The world-premiere musical, which runs through Nov. 18, was a hit on opening night
By Samantha Bambino
It was 1775 in France, and Richard Brinsley Sheridan had just penned his first play, The Rivals. Nerves were high as it was presented in front of a live audience for the first time. He and his wife, Elizabeth Linley, were a step away from financial ruin, and the show’s success was the only way they’d survive.
During opening night, The Rivals was booed mercilessly, with one theater-goer chucking an apple at a cast member. Thankfully, Sheridan was able to determine where the problems lied, and only six weeks later, introduced a revised version that received unprecedented praise.
Now, more than 240 years later, The Rivals continues to evolve and charm audiences. On Thursday, Nov. 1, attendees packed into Bristol Riverside Theatre for the world-premiere musical adaptation of the play, which will run through Nov. 18.
Ever since BRT unveiled the lineup for its 2018–2019 season, it’s used lofty terms such as “hilarious” and “Broadway-bound” to describe the musical. So often, when a show or movie is hyped up this much, it rarely lives up to people’s expectations.
But The Rivals is the exception.
Everything about the production, from the talented cast and creative sets to the impeccably-written, humorous songs, is flawless. With book and lyrics by two-time Tony-nominee Peter Kellogg, music by two-time Richard Rodgers Award-winner Stephen Weiner and direction by Eric Tucker, it would come as no surprise if The Rivals eventually made its way to the Big Apple.
From the moment the musical begins, audiences are instantly transported to 18th century Bath, England, a place with no shortage of romance (and where the water is rumored to cure all ailments). The focus is placed on the two lead characters — Lydia Languish, played by Erin Mackey, and Ensign Beverly, played by Kevin Massey — whom The Times introduced its readers to last month.
Both boast strong vocals as they sing “On Love Alone,” during which they explain Lydia’s wealthy background, and how she’s willing to lose two-thirds of her fortune to be with the poverty-stricken Beverly. In Lydia’s opinion, love and money have absolutely nothing to do with each other — happiness is the only thing that matters.
Mackey portrays the young girl with ease, exuding a perfect mixture of sweet and spoiled with a pleasing Disney-esque voice. Meanwhile, Massey excels at his double-duty of playing the poor ensign, as well as his character’s true identity, Captain Jack Absolute. He’s funny, sarcastic, and someone audiences will find themselves rooting for despite his deception of Lydia.
Throughout The Rivals, a number of confusing yet entertaining relationships are introduced, including the engagement of Julia Melville, Lydia’s friend and cousin played by Charlotte Maltby, and Faulkland, played by Jim Weitzer. The two met when Faulkland saved Charlotte from nearly drowning, and she agreed to marry him despite some alarming quirks.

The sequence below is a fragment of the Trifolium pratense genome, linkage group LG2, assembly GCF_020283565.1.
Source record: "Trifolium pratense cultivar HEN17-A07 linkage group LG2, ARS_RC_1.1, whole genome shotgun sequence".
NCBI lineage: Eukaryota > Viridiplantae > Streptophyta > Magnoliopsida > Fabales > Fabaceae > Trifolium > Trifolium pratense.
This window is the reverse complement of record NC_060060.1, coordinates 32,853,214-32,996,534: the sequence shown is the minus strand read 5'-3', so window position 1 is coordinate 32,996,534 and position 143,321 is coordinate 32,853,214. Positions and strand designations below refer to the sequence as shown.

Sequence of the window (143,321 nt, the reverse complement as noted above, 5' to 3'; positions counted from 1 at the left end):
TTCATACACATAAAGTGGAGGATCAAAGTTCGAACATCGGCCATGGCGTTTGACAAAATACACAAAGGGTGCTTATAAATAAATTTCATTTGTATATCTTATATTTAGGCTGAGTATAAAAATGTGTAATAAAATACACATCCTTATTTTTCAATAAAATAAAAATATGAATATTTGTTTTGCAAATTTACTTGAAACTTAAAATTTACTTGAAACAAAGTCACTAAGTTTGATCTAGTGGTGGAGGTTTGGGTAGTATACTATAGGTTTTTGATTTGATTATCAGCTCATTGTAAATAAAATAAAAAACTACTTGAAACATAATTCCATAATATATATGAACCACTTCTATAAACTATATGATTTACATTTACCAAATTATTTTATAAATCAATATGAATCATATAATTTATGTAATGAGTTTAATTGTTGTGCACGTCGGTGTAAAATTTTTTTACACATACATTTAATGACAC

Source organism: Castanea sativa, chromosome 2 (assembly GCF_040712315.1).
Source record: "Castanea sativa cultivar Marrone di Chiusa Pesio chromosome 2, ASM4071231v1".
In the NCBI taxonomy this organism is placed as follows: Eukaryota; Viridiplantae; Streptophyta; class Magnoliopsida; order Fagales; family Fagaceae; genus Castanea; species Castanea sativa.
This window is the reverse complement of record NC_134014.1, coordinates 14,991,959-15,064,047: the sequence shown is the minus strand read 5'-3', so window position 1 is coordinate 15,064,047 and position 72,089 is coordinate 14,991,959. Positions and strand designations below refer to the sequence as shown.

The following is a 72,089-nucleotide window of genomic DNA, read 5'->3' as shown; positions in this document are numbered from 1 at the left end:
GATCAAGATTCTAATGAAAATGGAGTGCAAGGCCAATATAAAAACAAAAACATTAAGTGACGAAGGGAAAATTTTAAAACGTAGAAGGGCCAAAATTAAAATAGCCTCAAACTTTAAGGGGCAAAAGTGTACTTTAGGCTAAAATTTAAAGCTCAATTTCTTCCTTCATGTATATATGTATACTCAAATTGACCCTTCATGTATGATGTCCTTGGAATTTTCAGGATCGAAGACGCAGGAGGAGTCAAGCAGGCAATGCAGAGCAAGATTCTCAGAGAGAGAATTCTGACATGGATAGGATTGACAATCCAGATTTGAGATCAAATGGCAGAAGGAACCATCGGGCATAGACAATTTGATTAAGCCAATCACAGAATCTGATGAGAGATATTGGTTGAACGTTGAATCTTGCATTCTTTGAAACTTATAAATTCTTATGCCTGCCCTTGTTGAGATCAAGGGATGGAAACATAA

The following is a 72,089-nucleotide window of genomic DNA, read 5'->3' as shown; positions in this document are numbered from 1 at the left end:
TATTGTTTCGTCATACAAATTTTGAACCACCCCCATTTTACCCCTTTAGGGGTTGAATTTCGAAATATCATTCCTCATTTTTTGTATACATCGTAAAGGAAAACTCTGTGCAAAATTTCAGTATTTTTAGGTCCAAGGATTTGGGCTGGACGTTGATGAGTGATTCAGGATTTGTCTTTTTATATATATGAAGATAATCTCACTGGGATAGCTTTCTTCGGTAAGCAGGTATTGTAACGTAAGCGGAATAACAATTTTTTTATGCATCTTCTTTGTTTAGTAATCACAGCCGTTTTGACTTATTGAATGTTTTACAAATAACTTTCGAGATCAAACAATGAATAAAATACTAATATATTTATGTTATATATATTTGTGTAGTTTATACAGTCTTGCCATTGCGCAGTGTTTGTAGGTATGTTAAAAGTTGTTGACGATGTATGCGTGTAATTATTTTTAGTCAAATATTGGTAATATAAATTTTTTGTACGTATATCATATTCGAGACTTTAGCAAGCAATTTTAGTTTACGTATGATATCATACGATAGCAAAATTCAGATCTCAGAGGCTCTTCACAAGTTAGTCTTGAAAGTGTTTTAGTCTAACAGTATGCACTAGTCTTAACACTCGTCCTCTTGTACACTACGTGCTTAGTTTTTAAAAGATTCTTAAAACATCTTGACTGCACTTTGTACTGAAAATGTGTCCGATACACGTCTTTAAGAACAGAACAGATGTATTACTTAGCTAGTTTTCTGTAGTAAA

Weitzer is a surprise standout in the cast with his superb acting chops and effortless comedic timing. During “I’m Not Too Sensitive,” it’s unveiled that Faulkland is actually extremely sensitive. In fact, he’s borderline obsessive. While away, he hoped Charlotte would get attacked by some birds of prey (you know, the usual concerns) so that she’d miss him. When it’s least expected, Weitzer makes sporadic “sensitive” returns, leaving audiences roaring with laughter each time.
Another actor to watch out for in The Rivals is Chris Dwan, who plays the role of Squire Bob Acres. Sporting a foot-long ponytail and knee-high boots, Dwan flies under the radar for the first quarter of the show. But during one scene, when Faulkland is expressing concern that his fiance had too much fun while he was away, Acres has his shining moment.
He recalls attending the same concert as Julia, where she sang the catchy “My Heart Is Mine.” Acres begins to sing the earworm-inducing song himself, and by the end of it, Faulkland, Captain Jack Absolute (and quite a few audience members) are joining in. Sassy and over-the-top, Dwan easily drew the most laughter of the night.
Of course, the cast isn’t without its share of stage veterans, with Harriet Harris starring as Lydia’s aunt, Mrs. Malaprop, and Ed Dixon as Sir Anthony Absolute, Captain Jack’s father. Both add their own flair of comedy to their characters, with Malaprop consistently misusing words in sentences and Anthony joining his son (as well as Acres and Sir Lucis McTrigger, played by John Treacy Egan) at Lydia’s window in a quest to win her heart.
The Rivals is a pleasant surprise at every turn as it finds creative ways to link the intricacies of modern-day dating to that of Sheridan’s 18th-century world. Audience members are able to see themselves in these revamped characters, for whom they gave a standing ovation at the end of the show.
Unlike that evening in 1775, no apples were thrown. ••
If you go…
The Rivals will play at Bristol Riverside Theatre through Nov. 18. For ticket information, visit brtstage.org, call 215–785–0100 or visit the box office at 120 Radcliffe St., Bristol.
Samantha Bambino can be reached at email@example.com